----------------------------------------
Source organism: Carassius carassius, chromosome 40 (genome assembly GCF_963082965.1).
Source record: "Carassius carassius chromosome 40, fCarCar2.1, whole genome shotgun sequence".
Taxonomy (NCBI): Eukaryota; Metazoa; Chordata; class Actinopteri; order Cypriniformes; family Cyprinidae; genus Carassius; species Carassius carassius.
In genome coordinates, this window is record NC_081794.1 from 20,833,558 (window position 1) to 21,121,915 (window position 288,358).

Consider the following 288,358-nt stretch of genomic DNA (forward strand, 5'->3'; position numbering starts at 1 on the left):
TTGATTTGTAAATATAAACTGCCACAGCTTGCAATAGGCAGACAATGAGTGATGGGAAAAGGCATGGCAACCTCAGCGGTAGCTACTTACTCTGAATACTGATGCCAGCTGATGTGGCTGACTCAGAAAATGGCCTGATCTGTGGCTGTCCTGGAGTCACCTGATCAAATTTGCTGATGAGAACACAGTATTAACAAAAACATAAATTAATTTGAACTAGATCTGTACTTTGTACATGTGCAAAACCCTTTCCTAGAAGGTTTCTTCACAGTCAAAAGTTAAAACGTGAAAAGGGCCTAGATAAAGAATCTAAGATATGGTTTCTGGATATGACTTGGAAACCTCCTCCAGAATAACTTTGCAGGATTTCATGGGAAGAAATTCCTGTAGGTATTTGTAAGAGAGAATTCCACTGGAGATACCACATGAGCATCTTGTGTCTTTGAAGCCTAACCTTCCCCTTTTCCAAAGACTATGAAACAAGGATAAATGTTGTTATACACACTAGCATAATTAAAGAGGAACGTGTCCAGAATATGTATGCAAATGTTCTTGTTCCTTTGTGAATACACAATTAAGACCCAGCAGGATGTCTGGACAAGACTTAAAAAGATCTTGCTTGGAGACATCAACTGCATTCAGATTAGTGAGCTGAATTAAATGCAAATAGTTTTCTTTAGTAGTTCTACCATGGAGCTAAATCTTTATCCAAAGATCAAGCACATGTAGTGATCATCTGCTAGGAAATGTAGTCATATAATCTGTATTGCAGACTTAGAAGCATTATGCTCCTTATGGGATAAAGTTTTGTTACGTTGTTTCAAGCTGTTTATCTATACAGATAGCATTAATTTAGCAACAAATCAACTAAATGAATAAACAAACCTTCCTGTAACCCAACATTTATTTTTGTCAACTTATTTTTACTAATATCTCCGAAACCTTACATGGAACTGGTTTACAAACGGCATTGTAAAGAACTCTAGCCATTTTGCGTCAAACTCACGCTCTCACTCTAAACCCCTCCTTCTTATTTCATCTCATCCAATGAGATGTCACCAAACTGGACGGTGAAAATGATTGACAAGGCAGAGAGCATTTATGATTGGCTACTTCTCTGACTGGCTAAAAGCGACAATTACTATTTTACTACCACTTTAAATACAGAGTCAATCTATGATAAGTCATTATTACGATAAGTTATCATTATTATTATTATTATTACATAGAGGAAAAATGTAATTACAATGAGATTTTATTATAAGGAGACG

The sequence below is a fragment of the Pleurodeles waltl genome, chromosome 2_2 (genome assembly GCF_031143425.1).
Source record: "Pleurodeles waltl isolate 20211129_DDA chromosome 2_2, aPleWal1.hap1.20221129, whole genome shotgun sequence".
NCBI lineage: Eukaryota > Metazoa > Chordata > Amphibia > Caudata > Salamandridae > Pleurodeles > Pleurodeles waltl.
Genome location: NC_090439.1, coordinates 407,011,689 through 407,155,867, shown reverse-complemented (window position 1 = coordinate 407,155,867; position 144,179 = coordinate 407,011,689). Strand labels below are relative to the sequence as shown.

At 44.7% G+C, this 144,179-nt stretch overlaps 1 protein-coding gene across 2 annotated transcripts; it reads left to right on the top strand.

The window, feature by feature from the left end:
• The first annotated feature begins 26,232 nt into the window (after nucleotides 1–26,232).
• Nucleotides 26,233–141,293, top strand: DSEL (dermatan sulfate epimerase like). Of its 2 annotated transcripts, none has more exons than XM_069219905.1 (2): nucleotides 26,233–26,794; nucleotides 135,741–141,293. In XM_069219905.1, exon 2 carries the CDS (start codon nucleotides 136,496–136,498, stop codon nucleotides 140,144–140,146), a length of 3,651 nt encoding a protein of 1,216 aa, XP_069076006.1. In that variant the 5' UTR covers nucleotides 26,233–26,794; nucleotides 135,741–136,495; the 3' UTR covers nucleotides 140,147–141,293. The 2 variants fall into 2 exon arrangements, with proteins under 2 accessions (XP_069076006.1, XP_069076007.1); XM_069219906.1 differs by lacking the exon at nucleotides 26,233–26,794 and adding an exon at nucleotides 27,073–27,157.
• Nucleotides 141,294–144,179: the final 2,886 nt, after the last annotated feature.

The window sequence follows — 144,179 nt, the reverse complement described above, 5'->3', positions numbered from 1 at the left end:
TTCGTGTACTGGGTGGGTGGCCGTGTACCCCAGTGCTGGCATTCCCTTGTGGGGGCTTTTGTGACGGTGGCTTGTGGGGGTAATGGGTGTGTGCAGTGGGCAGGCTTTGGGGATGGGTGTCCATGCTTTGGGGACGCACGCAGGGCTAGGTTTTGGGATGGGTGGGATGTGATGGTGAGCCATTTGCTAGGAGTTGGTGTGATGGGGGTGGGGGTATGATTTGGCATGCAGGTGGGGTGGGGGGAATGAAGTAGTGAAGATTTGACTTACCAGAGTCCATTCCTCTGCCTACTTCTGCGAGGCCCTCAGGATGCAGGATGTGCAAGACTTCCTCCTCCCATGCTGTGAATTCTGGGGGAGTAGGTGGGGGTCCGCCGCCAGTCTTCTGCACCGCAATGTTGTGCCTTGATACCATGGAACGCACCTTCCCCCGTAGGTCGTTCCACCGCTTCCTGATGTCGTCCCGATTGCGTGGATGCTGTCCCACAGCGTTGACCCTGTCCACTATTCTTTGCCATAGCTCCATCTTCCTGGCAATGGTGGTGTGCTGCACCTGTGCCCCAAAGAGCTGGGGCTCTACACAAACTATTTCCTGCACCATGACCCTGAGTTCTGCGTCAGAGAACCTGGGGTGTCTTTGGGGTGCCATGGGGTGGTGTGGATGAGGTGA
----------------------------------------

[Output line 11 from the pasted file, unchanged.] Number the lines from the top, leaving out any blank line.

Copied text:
At 44.7% G+C, this 144,179-nt stretch overlaps 1 protein-coding gene across 2 annotated transcripts; it reads left to right on the top strand.